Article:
Human Development and Learning Chapter 4 Book Notes
Human Development and Learning Chapter 4 Book Notes EDU 215
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Date Created: 10/05/16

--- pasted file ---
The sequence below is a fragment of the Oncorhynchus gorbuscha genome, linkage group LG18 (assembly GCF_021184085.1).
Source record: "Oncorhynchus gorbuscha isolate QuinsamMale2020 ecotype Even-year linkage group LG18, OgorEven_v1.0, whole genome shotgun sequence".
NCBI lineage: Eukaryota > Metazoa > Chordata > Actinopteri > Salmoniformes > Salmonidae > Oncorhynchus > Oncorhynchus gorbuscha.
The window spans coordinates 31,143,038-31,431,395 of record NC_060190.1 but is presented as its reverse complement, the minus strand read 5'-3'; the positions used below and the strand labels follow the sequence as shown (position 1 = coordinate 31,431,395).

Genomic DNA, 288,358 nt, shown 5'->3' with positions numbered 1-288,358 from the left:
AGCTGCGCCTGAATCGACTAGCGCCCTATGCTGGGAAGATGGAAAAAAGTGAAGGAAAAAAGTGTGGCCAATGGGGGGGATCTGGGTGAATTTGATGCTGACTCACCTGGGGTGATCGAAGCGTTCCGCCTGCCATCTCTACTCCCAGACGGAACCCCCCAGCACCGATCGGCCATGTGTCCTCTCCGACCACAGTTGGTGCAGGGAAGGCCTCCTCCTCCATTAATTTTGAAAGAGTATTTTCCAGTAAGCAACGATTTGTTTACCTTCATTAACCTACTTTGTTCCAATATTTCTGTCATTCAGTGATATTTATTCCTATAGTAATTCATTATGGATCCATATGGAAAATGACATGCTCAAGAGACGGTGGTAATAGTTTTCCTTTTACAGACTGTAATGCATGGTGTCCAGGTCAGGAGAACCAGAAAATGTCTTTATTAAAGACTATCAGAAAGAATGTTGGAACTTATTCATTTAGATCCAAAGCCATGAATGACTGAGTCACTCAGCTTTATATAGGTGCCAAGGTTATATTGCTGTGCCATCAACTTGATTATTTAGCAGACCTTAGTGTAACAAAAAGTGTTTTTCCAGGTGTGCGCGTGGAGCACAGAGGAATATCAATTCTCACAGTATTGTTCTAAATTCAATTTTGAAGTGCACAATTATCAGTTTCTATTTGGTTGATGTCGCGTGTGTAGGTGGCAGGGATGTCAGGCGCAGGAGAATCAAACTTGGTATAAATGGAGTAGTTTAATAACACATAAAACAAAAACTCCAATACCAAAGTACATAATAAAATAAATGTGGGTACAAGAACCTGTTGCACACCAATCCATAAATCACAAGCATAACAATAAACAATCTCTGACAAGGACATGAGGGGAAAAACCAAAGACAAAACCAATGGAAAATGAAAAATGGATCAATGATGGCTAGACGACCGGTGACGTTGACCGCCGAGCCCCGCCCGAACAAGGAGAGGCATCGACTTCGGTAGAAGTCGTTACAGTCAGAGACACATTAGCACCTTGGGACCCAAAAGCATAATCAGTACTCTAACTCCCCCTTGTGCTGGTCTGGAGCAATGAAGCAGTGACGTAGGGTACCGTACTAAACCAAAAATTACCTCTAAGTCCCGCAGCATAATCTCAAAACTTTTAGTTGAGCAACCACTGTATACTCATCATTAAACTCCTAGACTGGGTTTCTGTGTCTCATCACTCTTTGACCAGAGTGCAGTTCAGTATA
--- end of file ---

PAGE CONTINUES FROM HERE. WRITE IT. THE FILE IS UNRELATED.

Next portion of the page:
Chapter 4: The Preschool Years I. The Growing Body A. Changes in Body Shape and Structure 1. By the time a child is 2 they should weigh between 2530 pounds and be about 36 inches tall. 2. By six they should weigh 46 pounds and be 46 inches tall. 3. Economics can have an effect on both weight and height. Developed countries normally have better health and nutrition available. 4. Children thin out during this stage. The limbs grow, the headtobody ratio evens out, muscles increase, bones grow, and the sense organs continue to develop. 5. The eusta chain tube in the ear will move so drastically that children normally experience earaches at this stage. B. Nutrition: Eating the Right Foods 1. Attempting to get children to eat more than they want could lead to obesity, which is the body weight more than 20% higher than the average weight for a person of a given age and height. 2. Children should get a lowfat, high in nutrient diet. Foods with a high iron intake are super important. a. Irondeficiency anemia, is one of the most defined problems of nutrition in developed countries. C. Health and Illness 1. Children average 710 colds and other respiratory illnesses each ear between 35 years of age. 2. Accidents poste the greatest risk for children and are twice as likely to die from injury before 10 years old. 3. Danger from injuries comes from high levels of physical activity. 4. If raised in poverty children may live in areas with more hazards. 5. Lead poisoning is a significant danger. a. Causes lower intelligence, verbal and auditory problems, hyper activity and easily distracted children. It also causes high levels of antisocial behavior, aggression, and delinquency. II. The Growing Brain A. Brain Lateralization 1. At the end of this stage, the corpus callosum, which is a bundle of nerve fibers that connects the two hemispheres of the brain, is thicker and can have up to 8oo million fibers to aid brain function for the hemispheres. 2. Lateralization is the process in which certain functions are located more in one hemisphere than the other. a. The left hemisphere is generally used for speaking, reading, thinking, and reasoning. b. The right hemisphere is generally used for spatial relationships, recognizing patterns, music, and emotions. 3. In the first and continuous years of the preschool stage boys have better lateralization with lower body reflexes, auditory information, and language in the left hemisphere. 4. Girls have a more divided space between hemispheres. B. The Links Between Brain Growth and Cognitive Development 1. There are periods during childhood when the brain shows unusual growth spurts, and these periods are linked to advances in cognitive abilities. 2. Happen between 1 ½ to 2 years of age when abilities are increasing rapidly. 3. Myelination of the reticular formation, an area of the brain associated with attention and concentration, is completed by the time children are about 5 years old. 4. The improvement in memory that occurs during the preschool years may also be associated with myelination. 5. In addition, there is significant growth in the nerves connecting the cerebellum, a part of the brain that controls balance and movement, to the cerebral cortex, the structure responsible for sophisticated information processing. III Motor Development A. Gross Motor Skills 1. By the time children are 3 they have mastered a number of skills including jumping, hopping on one foot, skipping and running. 2. By the time they are 4 and 5 their abilities become more refined because they are gaining control over their muscles. 3. These milestones could be related to the development and myelination of the neurons that are related to balance and coordination. 4. They spend a great deal of time practicing their abilities, their activity levels during this period tend to be excessively high. B. The Potty Question: When—and How—Should Children Be Toilet Trained? 1. There is no one time to start. It should only be done when the child is ready. 2. Signs of readiness include staying dry at least 2 hours at a time or waking up dry, regular and predictable bowl movements, an indication that urination or a bowl movement is about to happen, the ability to follow easy directions, discomfort with soiled diapers, asking to use the toilet or training chair, and the desire to wear underwear. 3. They have to be ready emotionally. 4. It may be reasonable to delay this if there is some sort of major change in the home. C. Fine Motor Skills 1. The skills used for fine motor movements need practice. They start to show in clear developmental patterns. 2. Handedness a. Beginning early in infancy, many children show signs of a preference for the use of one hand over the other—the development of handedness. IV . Piaget’s Approach to Cognitive Development A. Piaget’s Stage of Preoperational Thinking 1. During the preoperational stage, children’s use of symbolic thinking grows, mental reasoning emerges, and the use of concepts increases. 2. They are still not capable of operations: organized, formal, logical, mental processes. 3. One important part of preoperational thought is symbolic function, the ability to use mental symbol, a word, or an object, to stand for or represent something that is not physically present. 4. The Relation Between Language and Thought a. Symbolic function is at the center of the advances during the preoperational period. b. Advances in language reflect improvement over thinking. c. Language allows children to go beyond the present to the future in their thinking. 5. Centration: What You See is What You Think a. To Piaget, the root of this belief is centration, a key element, and limitation, of thinking in the preoperational period. b. Centration is the process of concentrating on one limited aspect of a stimulus and ignoring others. c. Preschoolers’ focus on the way someone or something looks could be related to another part of the preoperational thought which is the lack of conservation. 6. Conservation: Learning That Appearances Are Deceiving a. Conservation is the knowledge that quantity is unrelated to the arrangement and physical appearance of objects. 7. Incomplete Understanding of Transformation a. As Piaget used the term, transformation is the process in which one state is changed into another. 8. Egocentrism: The Inability to Take Others’ Perspectives a. Egocentric thought is thinking that does not take into account the viewpoints of others. b. It has two forms i. Lack of awareness that others see things differently than you do ii. Failure to realize that others have different thoughts, feelings, and points of view from you. c. It lies behind a child’s lack of concern for others. d. It explains why preschool children talk to themselves. e. Egocentric nature of preoperational children’s thinking: the lack of awareness that their behavior acts as a trigger to others’ reactions and responses. 9. The Emergence of Intuitive Thought a. Intuitive thought refers to preschoolers’ use of primitive reasoning and their avid acquisition of world knowledge. b. Towards the end of the preoperational period, their thinking prepares them for a more developed type of reasoning. c. At the end of the period they should be able to grasp functionality, the idea that actions, events, and outcomes are related to one another in fixed patterns. d. They’re also aware of identity, the understanding that certain things stay the dame, regardless of changes in shape, size, and appearance. 10. Evaluating Piaget’s Approach to Cognitive Development a. Recent work states that children as young as three could tell the difference between two different rows of animals, it didn’t matter how they were spaced. b. Gelmen says that children have the ability to count, just like they have the ability to use language. c. Developmentalists who favor that information processing approach state that a child’s cognitive skills are developing in a continuous state unlike what Piaget says. V . Information Processing and Vygotsky’s Approach to Cognitive Development A. Focus on changes in the way children approach a problem. B. Represent the dominant, most comprehensive and accurate explanation of cognitive development in children. C. Preschoolers’ Understanding of Numbers 1. The information processing approach shows increased evidence that children have a numerical understanding. 2. Rochel Gelmen stated that they follow a specific principle when they count. 3. Even if a child gets the name of a number wrong, they will continue to use that wrong name in all of their counting. a. If they say that 3 is 8, then 3 is 8 for everything. D. Memory: Recalling the Past 1. Autobiographical memory is memory of particular events from one’s own life, achieves little accuracy until then and increased gradually throughout the preschool years. 2. Not all of them will last to adulthood. 3. Preschoolers’ memories are usually put into scripts, which are broad representations in memory of events and the order in which they occur. 4. With age the scripts become more elaborate. E. Children’s Eyewitness Testimony: Memory on Trial 1. Forensic developmental psychology focuses on the reliability of children’s autobiographical memories in the context of the legal system, when they may be witnesses or victims. 2. A child’s memory is prone to suggestions when adults are asking questions. 3. Information Processing in Perspective a. Cognitive development has a gradual improvement in how people perceive, understand, and remember information. b. It provides a comprehensive and logical set of concepts. F. Vygotsky’s View of Cognitive Development: Taking Culture into Account 1. The Chilcotin view of how children learn is in contrast with the way Western society thinks, which assumes a child has to master the individual parts of a problem in order to understand it. 2. Vygotsky stated cognitive development was a product of social interaction. 3. He saw children as small apprentices. 4. They gradually grew intellectually and could function on their own because they had assistance from adults and peers. 5. He also stated that the culture and society promoted development by giving opportunities to grow. 6. His approach was vastly different from Piaget a. Piaget saw junior scientists who worked alone to develop independent understandings. Vygotsky saw apprentices who needed to learn from their teachers. 7. The Zone of Proximal Development and Scaffolding: Foundations of Cognitive Development a. Vygotsky suggested that children’s cognitive abilities would grow if they were exposed to information that could intrigue them, but, it couldn’t be difficult. b. He called this the zone of proximal development (ZPD), which is the level at which a child can almost, but not completely, perform a task independently, but can do it with help from someone more adept. c. This concept believes that if two children cannot perform a task separately, that one may do it with help from an adult. d. Scaffolding (termed after the scaffolds that aid in construction) is the support for learning and problem solving that encourage independence and growth. e. It not only helps but aids in development. f. An important aspect of help that children receive comes from cultural tools. g. Cultural tools are actual, physical items, as well as an intellectual and conceptual framework for solving problems. h. They give a structure to help define and solve problems, and an intellectual point of view that aids cognitive development. i. The tools available depends on which culture the child is being raised in. 8. Evaluating Vygotsky’s Contributions a. His influence grew because there is a growing research of social interaction that he helps explain. b. It’s also consistent with multicultural and crosscultural development. c. His melding of the cognitive and social worlds helps our understating. VI . The Growth of Language and Learning A. Language Development 1. During the ages of 23 years old sentence length will increase as will the ways children combine words and phrases to form sentences—known as syntax—doubly each month. 2. They manage this though a process known as fast mapping, in which new words are associated with their meaning after only a brief encounter. 3. Their skills encompass formation of words, like the plural form of words, even if they’ve never heard them before. 4. Grammar is the system of rules that determine how our thoughts can be expressed. 5. Private Speech and Social Speech a. Some developmentalists suggest that private speech, speech by children that is spoken and directed to themselves, performs an important function. b. Vygotsky said it was a guide for behavior and thought. c. When they communicate with themselves they can use themselves as a sounding board for ideas. d. Private speech is the precursor to children having internal conversations with themselves like when we are reasoning with ourselves. e. It may also be a way to practice the skills that are used in conversations. f. Pragmatics is the aspect of language relating to communicating effectively and appropriately with others. g. It permits children to have basic conversations and know what should be said regarding society’s standards. h. Social speech is speech directed towards another persona and meant to be understood by that person. i. When others cannot understand them preschool children become frustrated. B. Learning from the Media: Television and the Internet 1. Television is a powerful stimulus and the average preschool aged child watches more than 21 hours of television in a week. 2. In 1/3 of homes with children 27 years old the television is on most of the time and one study showed that children under the age of 2 in 1/5 of households had a television in their bedrooms. 3. They only spend ¾ of an hour reading. 4. 70% of preschoolers between 4 and 6 have used a computer and ¼ of them use one every day. 5. Television: Controlling Exposures a. In a recent study many children’s programs are not of a good quality and they are not appropriate for preschool aged children. b. The AAP suggested that until a child is 2 years old they shouldn’t watch television at all. After that it should be limited to 12 hours of quality programing a day. C. Early Childhood Education: Taking the “Pre” Out of the Preschool Period 1. The term preschool period is something of an inaccuracy: almost ¾ of children in the U.S. get enrolled into some kind of care outside of the home that it geared towards some form of education. 2. Most fathers and 60% of mothers work outside of the home. 3. There is evidence that children benefit from some form of education before actually being enrolled in school (around the ages of 5 or 6 in the U.S.). 4. The Varieties of Early Education a. Childcare centers typically provide care for children outside the home, while their parents are at work. b. Some child care if provided in family childcare centers, small operations run in private homes. c. Preschools are explicitly designed to provide intellectual and social experiences for children. d. School child care is provided by some local school systems. 5. The Effectiveness of Child Care a. Children enrolled in some form of childcare centers will have intellectual development that is the same as the children at home and often times it’s better. b. It can be helpful for children in lowincome homes or those who could be at risk. c. They tend to be more selfconfident, independent, and knowledgeable about their social world. d. However some are found to be less polite, less compassionate, less respectful, and more competitive and aggressive. 6. The Quality of Child Care a. The major characteristics are: i. The care providers are well trained. ii. It has an appropriate size and child to care provider ratio. iii. The curriculum is carefully planned and coordinated iv. The language environment is rich with lots of conversation v. Caregivers are sensitive to emotional and social needs of children. vi. Materials and activities are age appropriate vii.Basic health and safety regulations are met. VII Forming A Sense of Self A. Psychosocial Development: Resolving the Conflicts 1. Psychosocial development encompasses changes in individuals understating of themselves and of others’ behaviors. 2. Erikson said that society and culture give challenges that shift as a person ages. He stated there were 8 stages that a person goes through, each of which has its own challenge to resolve. 3. Early on children are ending the autonomyversusshameanddoubt stage and moving into what Erikson calls the initiativeversusguild stage which lasts from ages 36. 4. During this time conflict arises between the desire to act independently and guilt if they cannot do so. 5. If a parent reacts positively they help the child resolve opposing feelings. However, parents to react negatively contribute to the guilt that could last throughout life. B. SelfConcept in the Preschool Years: Thinking About the Self 1. Selfconcept is a person’s identity, or set of beliefs about what one is like as an individual. 2. Children don’t always have an accurate selfconcept. It’s typically overestimated in skills and knowledge. 3. Selfconcept reflects culture. Asian societies tend to have a collectivistic orientation, in which individuals tend to regard themselves as parts of a larger social network in which they are all interconnected with and responsible to others. 4. However, children in the western cultures are more likely to develop an individualistic orientation that emphasizes personal identity and the uniqueness of the individual, seeing themselves as selfcontained and autonomous in competition with other for scarce resources. C. Gender Identity: Developing Femaleness and Maleness 1. Gender, the sense of being male or female, is already well known by the time a child is in the preschool period. 2. Boys usually spend more time than girls in roughandtumble play while girls will spend more time with organized role playing games. 3. Girls also tend to want samesex playmates before boys do. 4. Gender stereotypes increase until around age 5. By age 7 they’re less strict. 5. Children expect the males to be more competent, independent, forceful, and competitive. 6. They expect females to be warm, expressive, nurturing, and submissive. 7. Biological Perspectives a. Girls exposed to unusually high levels of androgens (male hormones) prenatally usually will show more typical malelike traits than other girls. b. They like to have boys as playmates and will play with toys associated with male children. c. Boys who were exposed to usually high levels of female hormones prenatally will have more female like behaviors than other boys. d. Some theorists see males that have stereotypical male traits will attract woman more than other males, and females with stereotypical female traits will attract men more than other females. 8. Social Learning Approaches a. Children learn gender behaviors by watching others. 9. Cognitive Approaches a. In the view of some theorists, one aspect of forming a clear sense of identity is the desire to establish a gender identity, a perception of oneself as male or female. b. To do this, children develop a gender schema, a cognitive framework that organizes information relevant to gender. c. The schemas are developed early in life and encompass the rules for appropriate male and female behavior. d. By the age of 4 or 5 children have a developed understanding of gender constancy, the awareness that people are permanently males or females, depending on fixed, unchangeable biological factors. e. If parents demonstrate roles that are typical of both sexes they may be able to avoid gender schemas and teach their children to be genderless. VIII . Friends and Family: Preschoolers’ Social Lives A. The Development of Friendships 1. Playing by the Rules: The Work of Play a . Categorizing Play i. At the beginning of the preschool years children engage in functional play, which is simple, repetitive activities typical of 3yearolds, like pushing cars or skipping. ii. By age 4 they are involved in constructive play where children manipulate objects to produce or build something. iii. This give them a change to practice physical, cognitive, and fine muscle skills. b . The Social Aspects of Play i. Mildred Parten suggested that children engage in parallel play, where they play with similar toys in a similar manner, but do not interact with each other. ii. In onlooker play, children simply watch others at play, but do not actually play themselves. iii. In associative play two or more children will interact with each other, sharing and borrowing toys and materials even though they do not do the same thing. iv. In cooperative play children genuinely play with one another, taking turns, playing games, or devising contests. B. Preschoolers’ Theory of Mind: Understanding What Others Are Thinking 1. Preschoolers are capable of seeing the world through another’s perspective. 2. They can pretend something happen and react as though it really did happen. 3. They are more insightful regarding motives and reasons behind behavior. 4. This increase helps them with social skills. 5. Children with autism spectrum disorder, which is the psychological disorder that produces significant language and emotional difficulties, find it hard to understand what others are thinking. 6. Autism spectrum disorder is characterized by a lack of connection to other people, even parents, and an avoidance of interpersonal situations. C. Preschoolers’ Family Lives 1. Children form genuine friendships. 2. A strong relationship between parents and children helps children develop strong friendships. D. Effective Parenting: Teaching Desired Behavior. 1. Authoritarian parents are controlling, punitive, rigid, and cold; their world is law and they value strict, unquestioning obedience; they do not tolerate expressions of disagreement. a. Children tend to be withdrawn, show little sociability, unfriendly, behave uneasily around other children. Girls are especially dependent on parents while boys are overly hostile. 2. Permissive parents provide lax and inconsistent feedback; they require little of their children and don’t see themselves as holding much responsibility for how a child turns out; they place little or no limits or control on their children’s behavior. a. Children tend to be dependent and moody, low in social skills and selfcontrol, have many of the same traits as children of authoritarian parents. 3. Authoritative parents are firm, setting clear and consistence limits; relatively strict, loving and emotionally supportive; they try to reason with children and explain why they should be acting a certain way; they communicate the rational for the punishments they impose; they encourage independence. a. Children are independent, friendly, selfassertive, cooperative, have strong motivation to achieve, typically successful, likable, can regulate their own behavior, they fare better than other children. 4. Uninvolved parents show virtually no interest I their children, displaying indifferent, rejecting behavior; they are detached emotionally and see their role as no more than feeding, clothing, and providing shelter; in its most extreme form uninvolved parenting results in neglect, a form of child abuse. a. The worst off, disruptive emotional development, feel unloved, emotionally detached, physical and cognitive development may be delayed. 5. Cultural Differences in Childrearing Practices a. Childrearing reflects the culture where children are being raised. E. Child Abuse and Psychological Mistreatment: The Grim Side of Family Life 1. Physical Abuse a. Most prevalent in families living in stressful situations. b. More likely to happen with a history of violence. c. Abused children are fussy, resistant to control, and do not adapt well to new situations. d. They have more head and stomach aches, more bedwetting, are more anxious, and show developmental delays. e. 34 and 1517 year olds are more likely to be abused than other ages. 2. Reasons for Physical Abuse a. Parents to not usually intend to abuse children. b. If they do they’re often bewildered and regret their actions. c. The line between spanking and beating is fuzzy. If done in anger it could lead to abuse. 3. The Cycle of Violence Hypothesis a. According to the cycle of violence hypotheses, the abuse and neglect that children suffer predispose them as adults to abuse and neglect their own children. b. Victims learn from experience that violence is an okay form of discipline because they have failed to learn the necessary skills. 4. Psychological Maltreatment a. Psychological maltreatment occurs when parents or other caregivers harm children’s behavioral, cognitive, emotional, or physical functioning. b. Parents frighten or belittle children causing them to feel like a disappointment or a failure. c. Is has been linked to low selfesteem, lying, misbehavior, under achievement, criminal behavior, aggression, and murder. d. Brains of victims undergo permanent changes because of abuse. F. Resilience: Overcoming the Odds 1. Resilience is the ability to overcome highrisk circumstances, that place a child at high risk for psychological or physical damage, such as extremes of poverty, parental stress, or violence in the home. Figure 410 (page 185) IX . Moral Development and Aggression A. Developing Morality: Following Society’s Rights and Wrongs 1. Moral development refers to changes in people’s sense of justice and of what is right and wrong, and in their behavior related to moral issues. 2. Piaget’s View of Moral Development a. He suggested there are three stages that moral development proceeds in. b. He called the earliest stage heteronomous morality, in which rules are seen as invariant and unchangeable. c. Lasts from ages 47 and is replaced with two other stages later. During this stage games only have one way they can be played. d. Stage two is the incipient cooperation stage which lasts from ages 710 and games become more social. e. The last stage is the autonomous cooperation stage which beings at age 10 and children now understand that games can be modified. 3. Social Learning Approaches to Morality a. Social learning approaches focus on how the environment in which preschoolers operate produces prosocial behavior, helping behavior that benefits others. b. Some prosocial behaviors come from positive reinforcement. c. Children also learn from observing others, called models. d. Can have a negative effect if they mimic a models bad behavior. e. Modeling paves the way for the development of more general rules and principles in a process called abstract modeling. 4. Genetic Approaches to Morality a. According to new and controversial date, children have a genetic predisposition to having generously or selfishly. b. It is unlikely that they gene mutation fully accounts for the child’s lack of generosity. 5. Empathy and Moral Behavior a. Empathy—the understanding of what another individual feels—is the heart of some moral behaviors. B. Aggression and Violence in Preschoolers: Sources and Consequences 1. Aggression is intentional injury or harm to another person. 2. Some aggression is addressed at obtaining a desired goal. 3. Extreme and sustained aggression is cause for concern. 4. A child’s personality and social development contributes to declines in aggression. 5. Emotional selfregulation is the capability to adjust emotions to a desired state and level of intensity. 6. Instrumental aggression is aggression motivated by the desire to obtain a concrete goal. 7. Girls are more likely to practice relational aggression, which is nonphysical aggression that is intended to hurt another person’s feelings. 8. The Roots of Aggression a. Some theorists suggest that it is an instinct and part of the human condition. b. Similar arguments are made by evolutionists and sociobiologists, scientists who consider the biological roots of social behavior. c. Aggression leads to increased opportunities to mate. 9. Social Learning Approaches to Aggression a. Emphasize social and environmental conditions teach aggression. b. Exposure to aggressive models will lead to aggression especially if observer is already angered, insulted, or frustrated. 10. Viewing Violence on TV: Does it Matter? a. The majority of preschool age children are exposed to aggression from the TV. b. Children programs contain 69% violence compared to the 57% in other programs. c. Watching violence or aggressive television leads to violent or aggressive behavior. d. Watching media violence leads to bullying, a readiness to act on aggression, and insensitivity to someone being subjected to violence. 11. Cognitive Approaches to Aggression: The Thoughts Behind Violence a. To understand what a preschooler’s moral development is like we have to examine the interrelations of other’s behavior and the context from the environment on that behavior.